Jammed throttle on Toyota Blamed for Car Becoming Airborne in Grayson

The throttle in a 2010 Toyota Corolla allegedly jammed while a Loganville man was entering the Kroger gas station Saturday night, launching the car into the air and onto another vehicle.

A jammed throttle on a 2010 Toyota Corolla is blamed for a vehicle becoming airborne in the Grayson Kroger parking lot Saturday night resulting in two cars having to be towed from the scene.

According to the police report from Gwinnett County Police, Neville Tate, of Loganville, backed his Toyota out of a parking space at Kroger and headed to the gas station to fill up. That was when the throttle stuck, causing the vehicle to accelerate out of his control. He attempted to steer the car away from a car already parked at the pump, jumping the curb in the process and launching the car into the air. It landed on top of the driver's side of an Oldsmobile parked in the Kroger parking lot. That vehicle was not occupied as the driver was working inside the store at the time.

Both vehicles had to be towed from the scene, but nobody was seriously injured. The driver of the vehicle that became airborne reportedly complained of pain to his hand, but refused treatment. Although he was determined to be the at fault driver, nobody was cited due to the fact that the accident took place on private property.

The 2010 Toyota Corollas were included in the 2.3 million vehicles recalled by Toyota in January 2010 because of reports of accelerators sticking. According to Autoblog, a class action lawsuit was filed against the company in 2009 following more than 2,000 complaints. Jammed accelerator pedals were blamed for accidents that resulted in 16 deaths and 243 injuries at that time.

Bellechatte March 24, 2012 at 12:46 PM
“Christine,” my husband’s Toyota Avalon doesn’t care much for me and the sentiment is returned. I borrowed “Christine” one day, clueless of her disdain. Thank heavens, I was driving on a long stretch of road in the (sort of) country when there was not much traffic. As I headed out the driveway, I noticed the car was accelerating without any help from me. Thinking that some strange glitch happened, I applied the brake and found it would slightly slow the car but it continued to accelerate quickly. As I headed toward an intersection, I was negotiating steering the car to a ditch to avoid hitting a truck. Truck moved and I turned right still zooming. I tried to move the gear to neutral, gear would not budge; Finally, I zoomed into a farm road until the car seized; and stopped. Whew. Christine nearly had me! All happened in about three or four minutes. We had gotten an email from Toyota a couple of years before the car went all “Christine.” It told us to remove the mats from the driver side; as that was the problem with the Toyota acceleration issue. Well, it was not. When my husband got “Christine” to the Toyota hospital; they repaired her and Toyota paid for the repair. He was told vehicles with this problem can randomly accelerate. “Christine” is all better now, but I still do not trust her.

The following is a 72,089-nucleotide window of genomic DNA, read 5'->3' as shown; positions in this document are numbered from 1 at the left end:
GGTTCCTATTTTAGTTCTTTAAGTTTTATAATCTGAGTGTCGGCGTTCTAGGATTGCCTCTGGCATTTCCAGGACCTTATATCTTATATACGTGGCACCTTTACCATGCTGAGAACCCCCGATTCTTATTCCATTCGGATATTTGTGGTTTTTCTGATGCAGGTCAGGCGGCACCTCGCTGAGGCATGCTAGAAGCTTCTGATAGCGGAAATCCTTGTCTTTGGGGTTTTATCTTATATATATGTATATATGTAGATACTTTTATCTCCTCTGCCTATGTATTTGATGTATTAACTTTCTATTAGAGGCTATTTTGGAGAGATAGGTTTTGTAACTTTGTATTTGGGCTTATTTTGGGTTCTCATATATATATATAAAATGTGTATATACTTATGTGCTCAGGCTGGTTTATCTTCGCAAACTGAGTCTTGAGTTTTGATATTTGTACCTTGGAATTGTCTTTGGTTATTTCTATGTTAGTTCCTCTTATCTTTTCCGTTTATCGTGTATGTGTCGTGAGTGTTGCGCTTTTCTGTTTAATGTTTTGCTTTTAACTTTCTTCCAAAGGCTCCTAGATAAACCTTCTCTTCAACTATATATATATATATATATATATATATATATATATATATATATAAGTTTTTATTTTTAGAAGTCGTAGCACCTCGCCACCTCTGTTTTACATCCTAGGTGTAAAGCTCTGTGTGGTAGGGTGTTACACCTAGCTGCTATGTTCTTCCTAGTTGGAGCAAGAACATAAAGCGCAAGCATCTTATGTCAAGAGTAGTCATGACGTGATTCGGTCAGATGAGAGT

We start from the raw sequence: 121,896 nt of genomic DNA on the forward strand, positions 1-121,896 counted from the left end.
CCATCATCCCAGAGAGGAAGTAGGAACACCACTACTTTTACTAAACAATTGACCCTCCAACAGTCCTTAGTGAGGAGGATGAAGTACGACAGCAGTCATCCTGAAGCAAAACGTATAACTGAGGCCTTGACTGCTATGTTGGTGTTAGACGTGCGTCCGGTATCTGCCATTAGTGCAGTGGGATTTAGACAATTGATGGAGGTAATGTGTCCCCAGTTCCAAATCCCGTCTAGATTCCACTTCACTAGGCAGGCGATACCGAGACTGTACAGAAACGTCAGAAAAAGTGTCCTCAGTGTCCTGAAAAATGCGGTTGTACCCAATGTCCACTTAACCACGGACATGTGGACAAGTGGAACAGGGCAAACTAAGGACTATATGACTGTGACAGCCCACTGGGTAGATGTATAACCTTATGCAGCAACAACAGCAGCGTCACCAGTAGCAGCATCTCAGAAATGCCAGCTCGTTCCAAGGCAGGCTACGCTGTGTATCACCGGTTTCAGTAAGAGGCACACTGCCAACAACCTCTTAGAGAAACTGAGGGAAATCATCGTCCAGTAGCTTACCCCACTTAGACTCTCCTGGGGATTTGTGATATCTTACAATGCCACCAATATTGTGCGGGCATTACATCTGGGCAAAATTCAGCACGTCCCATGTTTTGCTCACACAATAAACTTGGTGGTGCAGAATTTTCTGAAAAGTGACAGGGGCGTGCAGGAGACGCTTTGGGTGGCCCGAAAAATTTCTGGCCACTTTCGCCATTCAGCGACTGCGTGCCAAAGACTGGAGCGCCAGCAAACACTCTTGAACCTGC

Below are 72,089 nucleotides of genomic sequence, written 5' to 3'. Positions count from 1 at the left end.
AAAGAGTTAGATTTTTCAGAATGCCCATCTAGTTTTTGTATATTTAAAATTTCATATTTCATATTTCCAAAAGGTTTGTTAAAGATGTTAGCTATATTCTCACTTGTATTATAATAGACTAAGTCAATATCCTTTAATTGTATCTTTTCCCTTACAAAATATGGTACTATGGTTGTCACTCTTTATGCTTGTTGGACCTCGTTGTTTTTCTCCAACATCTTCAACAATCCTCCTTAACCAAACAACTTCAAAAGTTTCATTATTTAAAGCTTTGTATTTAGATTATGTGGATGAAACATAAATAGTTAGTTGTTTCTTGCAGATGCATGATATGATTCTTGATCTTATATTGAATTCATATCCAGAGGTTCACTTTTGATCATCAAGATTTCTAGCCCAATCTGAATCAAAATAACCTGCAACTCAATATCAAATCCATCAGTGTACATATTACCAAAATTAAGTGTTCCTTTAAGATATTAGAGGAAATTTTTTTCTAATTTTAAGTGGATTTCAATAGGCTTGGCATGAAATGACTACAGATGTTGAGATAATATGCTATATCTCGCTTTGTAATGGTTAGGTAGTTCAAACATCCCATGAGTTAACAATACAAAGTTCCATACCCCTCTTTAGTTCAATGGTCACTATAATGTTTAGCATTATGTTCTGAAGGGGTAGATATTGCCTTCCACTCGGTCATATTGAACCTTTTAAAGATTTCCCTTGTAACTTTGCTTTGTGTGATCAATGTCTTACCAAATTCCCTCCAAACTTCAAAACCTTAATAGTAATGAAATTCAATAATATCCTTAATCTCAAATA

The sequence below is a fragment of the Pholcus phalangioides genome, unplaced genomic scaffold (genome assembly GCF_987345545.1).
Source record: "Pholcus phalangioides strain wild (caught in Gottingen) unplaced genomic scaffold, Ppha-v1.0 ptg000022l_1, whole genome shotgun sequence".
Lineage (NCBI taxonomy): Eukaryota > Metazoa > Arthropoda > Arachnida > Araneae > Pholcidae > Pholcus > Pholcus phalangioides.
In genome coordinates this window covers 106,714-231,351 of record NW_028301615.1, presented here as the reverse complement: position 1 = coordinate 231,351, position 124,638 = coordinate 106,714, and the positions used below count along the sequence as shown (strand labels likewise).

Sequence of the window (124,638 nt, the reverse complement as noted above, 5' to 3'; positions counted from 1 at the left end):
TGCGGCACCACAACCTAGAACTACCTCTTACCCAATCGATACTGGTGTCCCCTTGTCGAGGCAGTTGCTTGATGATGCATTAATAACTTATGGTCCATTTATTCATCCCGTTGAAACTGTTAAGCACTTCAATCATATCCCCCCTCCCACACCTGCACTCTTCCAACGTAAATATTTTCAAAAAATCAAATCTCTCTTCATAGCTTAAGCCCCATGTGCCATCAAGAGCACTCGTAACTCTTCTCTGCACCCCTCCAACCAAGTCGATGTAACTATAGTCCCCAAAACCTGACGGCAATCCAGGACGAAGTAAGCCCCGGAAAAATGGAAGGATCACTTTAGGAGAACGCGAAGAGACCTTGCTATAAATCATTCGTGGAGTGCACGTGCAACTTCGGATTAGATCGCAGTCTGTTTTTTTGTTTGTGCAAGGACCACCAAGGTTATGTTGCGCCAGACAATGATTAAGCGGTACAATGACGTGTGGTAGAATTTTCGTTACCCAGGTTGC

Linda Gifford May 10, 2012 at 10:26 PM
People like Grant who are diehard Toyota lovers will argue until they're blue that Toyota can never be at fault. They're afraid that if their import is found faulty that they will look like dumbasses for their continued loyalty. I have neighbors whose Toyota was in the shop more than on the road and they still sent in the survey to consumer reports saying it was the best car ever.
Linda Gifford May 10, 2012 at 10:32 PM
Am I the only one who thinks it's weird that so many Toyota drivers can't remember which is the gas and which is the brake? I don't think the positioning of the two has changed over the last 5 decades or so. And I do realize that on rare occasions a person not paying attention might hit the gas instead. But why so many Toyota drivers? Sorry Grant. Not buying it.
Linda Gifford May 10, 2012 at 10:38 PM
Oh, right, so you're one of the "big 3 govt. conspiracy" nuts. The Chevy Cobalt did not have the problem you are attributing to it. Show me the links and the recalls. They had a minor steering issue which they issued a recall for. What you and some others fail to acknowledge is that Toyota execs admitted to paying people off to keep their problem quiet for years. There is nothing wrong with recall, every auto company has them. The point is, make the call, don't hide the defect from the public, pay off the ones you can, and simply hope nobody dies. Toyota lost on that one
Grant May 11, 2012 at 01:56 PM
Linda writes "People like Grant who are diehard Toyota lovers will argue until they're blue that Toyota can never be at fault" Where did I offer support for Toyota or any other specific brand of vehicle ? I'm offering nothing more than a simple physics lesson that anyone who understands anything about how automobiles actually work would understand . Half baked & nutty conspiracy theories are silly and fun but the fact is on every single car you have ever been in the brakes have more stopping power than the engine can overcome . Every , Single. Car > FWIW "unintended acceleration" has been claimed in many different cars , not just Toyotas...


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